Benjamin Studebaker

Yet Another Attempt to Make the World a Better Place by Writing Things

Tag: Greece

Greece Should Dump the Euro

The Greek government has decided to hold a referendum on whether or not to agree to the austerity and neoliberal reforms demanded by the troika (the IMF, the ECB, and the EU). The Prime Minister, Alexis Tsipras, has implied that if Greeks vote for austerity, he might resign. I’ve written about the negotiations between Greece and the troika in the past. Since then, events have unfolded and it’s now time for Greece to make good on its threat and dump the Euro. Here’s why.

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13 Terrible Tory Counterarguments

A few days ago, I wrote a post called Britain: For the Love of God, Please Stop David Cameron. I didn’t expect much out of it, because my usual audience is predominately American, and many Americans take little interest in the British elections. So I was pleasantly surprised when it went semi-viral in the UK, quickly becoming the most popular post I have written. Naturally, with a larger audience comes more critical (and sometimes just aggressively hostile) comments, and my usual policy of responding to every critical or interesting comment I receive is increasingly no longer practical. So instead, I’ve decided to write this all-purpose response to the most common bad critiques I’ve seen levied at my post. If you’re one of the wonderful people who read my post and deemed it worth sharing, I hope that this post will help you deal with any Tory supporters you may run across who may try to give you grief about it. So let’s get started.

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Syriza vs. The Troika: What’s Going on in Greece

With the recent election of Syriza (Coalition of the Radical Left) in Greece, it’s time to revisit the Eurocrisis. I’ll be trying to answer several questions:

  1. What’s going on in Greece right now?
  2. What does Syriza want to do?
  3. What does the troika want Syriza to do?
  4. What happens if Syriza and the troika can’t agree?

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Misconceptions: “America is Like Greece”

The other day I found myself in conversation with one of my fellow students about whether or not the British government had too large of budget cuts too soon in the economic recovery. I argued that it was fairly self-evident that it had done so, considering the superior economic performance of most nations that had refrained from issuing cuts or embarked on a policy of stimulus. The response he gave me was an interesting one–he argued that the advantages being enjoyed by the stimulus countries were short term, and advised me to look at France, a country that had refrained from austerity and has recently had its credit rating reduced by Moody’s, is seeing stagnant growth rates, and has a host of other problems. I responded that Eurozone countries were in a different kind of economic crisis from countries like Britain and America, and that different rules applied–this was met with scepticism, as if I were trying to weasel my way out of the point. So today I would like to make the broad argument that the economic problems being experienced in non-Euro countries like America, Britain, Japan, and Canada are of a fundamentally different nature from the kind being experienced in France, Spain, Portugal, and Greece. So different, in fact, that comparing the former to the latter is intellectually useless.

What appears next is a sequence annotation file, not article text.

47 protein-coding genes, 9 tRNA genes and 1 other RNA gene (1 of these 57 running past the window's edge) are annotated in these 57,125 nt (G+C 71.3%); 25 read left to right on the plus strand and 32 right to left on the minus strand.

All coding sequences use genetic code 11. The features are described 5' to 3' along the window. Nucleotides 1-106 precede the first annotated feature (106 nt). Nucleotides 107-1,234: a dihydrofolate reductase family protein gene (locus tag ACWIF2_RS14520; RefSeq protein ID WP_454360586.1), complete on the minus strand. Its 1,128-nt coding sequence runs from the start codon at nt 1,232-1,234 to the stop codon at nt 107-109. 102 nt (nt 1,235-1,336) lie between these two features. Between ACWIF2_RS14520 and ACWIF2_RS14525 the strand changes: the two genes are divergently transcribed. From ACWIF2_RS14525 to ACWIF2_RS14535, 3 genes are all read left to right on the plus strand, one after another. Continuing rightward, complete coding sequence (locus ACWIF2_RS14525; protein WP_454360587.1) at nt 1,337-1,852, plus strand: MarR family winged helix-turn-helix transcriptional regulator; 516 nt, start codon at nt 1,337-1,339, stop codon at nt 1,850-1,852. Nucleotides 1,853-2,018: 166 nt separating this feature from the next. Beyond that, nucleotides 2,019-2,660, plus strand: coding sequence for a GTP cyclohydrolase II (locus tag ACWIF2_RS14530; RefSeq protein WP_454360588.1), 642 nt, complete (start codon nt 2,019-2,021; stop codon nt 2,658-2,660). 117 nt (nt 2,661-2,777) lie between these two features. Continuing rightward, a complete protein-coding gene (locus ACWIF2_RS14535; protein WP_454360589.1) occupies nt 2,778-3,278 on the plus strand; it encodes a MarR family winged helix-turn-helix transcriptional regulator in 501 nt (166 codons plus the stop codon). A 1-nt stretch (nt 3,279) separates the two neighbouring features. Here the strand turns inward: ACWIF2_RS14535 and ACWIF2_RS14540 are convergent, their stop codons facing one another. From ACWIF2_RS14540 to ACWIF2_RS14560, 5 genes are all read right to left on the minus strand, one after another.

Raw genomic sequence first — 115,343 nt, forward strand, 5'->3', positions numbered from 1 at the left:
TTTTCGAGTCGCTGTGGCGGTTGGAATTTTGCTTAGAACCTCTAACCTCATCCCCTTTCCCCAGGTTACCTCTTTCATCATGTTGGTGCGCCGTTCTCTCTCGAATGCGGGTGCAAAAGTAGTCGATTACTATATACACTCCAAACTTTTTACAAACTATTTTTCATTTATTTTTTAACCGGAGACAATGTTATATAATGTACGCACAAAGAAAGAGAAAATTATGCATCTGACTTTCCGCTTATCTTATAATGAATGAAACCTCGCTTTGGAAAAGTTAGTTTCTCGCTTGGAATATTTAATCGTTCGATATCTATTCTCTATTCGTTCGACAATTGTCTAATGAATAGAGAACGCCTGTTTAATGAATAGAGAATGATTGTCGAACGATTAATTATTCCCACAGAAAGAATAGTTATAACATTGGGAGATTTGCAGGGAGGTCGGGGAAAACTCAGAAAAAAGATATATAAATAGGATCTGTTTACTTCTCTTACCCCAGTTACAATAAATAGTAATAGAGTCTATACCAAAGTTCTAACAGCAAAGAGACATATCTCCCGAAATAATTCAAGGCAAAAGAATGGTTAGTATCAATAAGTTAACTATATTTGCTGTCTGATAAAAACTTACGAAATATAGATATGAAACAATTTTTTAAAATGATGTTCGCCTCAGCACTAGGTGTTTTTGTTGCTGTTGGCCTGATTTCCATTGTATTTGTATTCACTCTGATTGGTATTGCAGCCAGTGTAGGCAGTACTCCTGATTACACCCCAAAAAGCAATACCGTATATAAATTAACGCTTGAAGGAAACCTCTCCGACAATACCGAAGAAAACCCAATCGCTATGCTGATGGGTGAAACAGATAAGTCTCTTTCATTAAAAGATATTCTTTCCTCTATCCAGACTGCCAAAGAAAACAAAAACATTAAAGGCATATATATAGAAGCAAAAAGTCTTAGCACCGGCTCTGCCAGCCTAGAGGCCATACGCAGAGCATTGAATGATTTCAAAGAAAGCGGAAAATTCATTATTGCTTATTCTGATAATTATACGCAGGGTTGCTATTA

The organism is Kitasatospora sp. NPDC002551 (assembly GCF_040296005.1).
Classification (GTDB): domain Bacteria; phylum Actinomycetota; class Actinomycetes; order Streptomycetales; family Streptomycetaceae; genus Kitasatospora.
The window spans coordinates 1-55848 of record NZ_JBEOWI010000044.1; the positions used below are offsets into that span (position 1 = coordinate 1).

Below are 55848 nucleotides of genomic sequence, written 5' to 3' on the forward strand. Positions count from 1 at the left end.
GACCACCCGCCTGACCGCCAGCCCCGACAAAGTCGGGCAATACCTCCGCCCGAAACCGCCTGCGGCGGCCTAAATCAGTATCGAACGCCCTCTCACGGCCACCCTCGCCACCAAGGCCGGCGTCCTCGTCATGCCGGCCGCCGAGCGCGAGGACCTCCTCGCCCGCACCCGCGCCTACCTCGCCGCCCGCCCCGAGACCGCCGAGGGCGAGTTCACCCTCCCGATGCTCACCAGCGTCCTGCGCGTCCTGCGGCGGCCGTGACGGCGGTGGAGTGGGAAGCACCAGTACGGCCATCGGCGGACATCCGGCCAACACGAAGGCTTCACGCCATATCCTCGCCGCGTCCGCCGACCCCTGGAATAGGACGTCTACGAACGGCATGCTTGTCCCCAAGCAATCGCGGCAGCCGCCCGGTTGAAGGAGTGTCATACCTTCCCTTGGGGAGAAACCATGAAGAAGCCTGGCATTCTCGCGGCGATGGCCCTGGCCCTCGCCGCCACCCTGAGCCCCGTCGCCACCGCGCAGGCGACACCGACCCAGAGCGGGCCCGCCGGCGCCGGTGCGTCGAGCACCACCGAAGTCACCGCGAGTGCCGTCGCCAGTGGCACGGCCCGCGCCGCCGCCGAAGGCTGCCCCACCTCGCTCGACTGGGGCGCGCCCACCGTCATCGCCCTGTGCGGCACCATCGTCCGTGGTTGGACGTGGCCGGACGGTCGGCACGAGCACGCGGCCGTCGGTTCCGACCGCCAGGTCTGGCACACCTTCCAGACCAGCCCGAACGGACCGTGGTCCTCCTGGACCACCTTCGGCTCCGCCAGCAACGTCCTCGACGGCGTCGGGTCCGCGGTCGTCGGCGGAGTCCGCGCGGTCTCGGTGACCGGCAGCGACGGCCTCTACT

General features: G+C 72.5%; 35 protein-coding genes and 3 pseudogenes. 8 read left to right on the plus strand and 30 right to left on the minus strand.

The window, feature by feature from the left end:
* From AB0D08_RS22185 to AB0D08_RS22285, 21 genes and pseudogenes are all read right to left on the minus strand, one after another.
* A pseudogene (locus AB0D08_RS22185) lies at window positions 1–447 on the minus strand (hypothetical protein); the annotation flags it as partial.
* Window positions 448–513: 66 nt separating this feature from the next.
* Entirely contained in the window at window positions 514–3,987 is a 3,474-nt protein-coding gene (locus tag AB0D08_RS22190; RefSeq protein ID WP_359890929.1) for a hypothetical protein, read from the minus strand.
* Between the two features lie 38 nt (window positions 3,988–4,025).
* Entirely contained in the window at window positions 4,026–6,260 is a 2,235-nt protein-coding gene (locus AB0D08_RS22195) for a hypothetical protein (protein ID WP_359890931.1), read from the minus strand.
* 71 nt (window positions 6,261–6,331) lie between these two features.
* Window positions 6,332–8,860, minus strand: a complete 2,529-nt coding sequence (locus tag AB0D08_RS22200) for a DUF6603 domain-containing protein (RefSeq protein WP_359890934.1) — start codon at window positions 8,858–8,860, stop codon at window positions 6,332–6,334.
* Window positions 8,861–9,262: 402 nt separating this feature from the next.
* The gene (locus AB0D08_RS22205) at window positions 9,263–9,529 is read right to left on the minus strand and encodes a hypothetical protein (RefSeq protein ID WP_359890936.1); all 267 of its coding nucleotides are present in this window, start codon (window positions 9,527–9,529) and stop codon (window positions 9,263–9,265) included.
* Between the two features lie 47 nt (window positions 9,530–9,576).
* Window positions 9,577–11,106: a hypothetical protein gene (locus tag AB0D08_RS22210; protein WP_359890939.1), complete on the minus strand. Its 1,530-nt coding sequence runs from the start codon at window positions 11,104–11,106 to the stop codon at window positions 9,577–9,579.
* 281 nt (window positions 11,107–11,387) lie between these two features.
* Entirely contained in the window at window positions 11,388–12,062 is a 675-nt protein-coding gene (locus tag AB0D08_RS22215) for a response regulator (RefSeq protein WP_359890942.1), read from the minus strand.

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Dragging Behind the Horse: Making States Bigger

Though history, states have been getting bigger. From tribes, we expanded to city-states, from city-states to feudal states, and from feudal states to the consolidated modern states of today. This process has never been easy, however. There has always been resistance to the expanding, consolidating state. The unifications of Germany and Italy required extensive military campaigning, the United States fought the civil war over the south’s resistance to a strong federal government, the French monarchs struggled to break the back of the nobility for generations, and the British struggled with rebellions from Scots, Welsh, and Irish. Yet, in the end, all of these countries unified and centralised, because it was economically necessary–as more territories became economically interlinked, the same economic laws needed to apply to larger swathes of territory. There was no other way to keep the medieval guilds in line, to achieve coordinated economic policies in the interests of the whole of society, rather than for one region against others, to reduce the need of every town and region to be self-sufficient in every economic category. The economy is the horse driving the  cart of the enlarged state, but there are always people dragging behind the cart, and they’re usually the very sort of people behind setting up the previous, smaller state. But this is not merely an historical tale–states are getting bigger right now for economic reasons, impeded by people who are, once more, dragging behind the horse.

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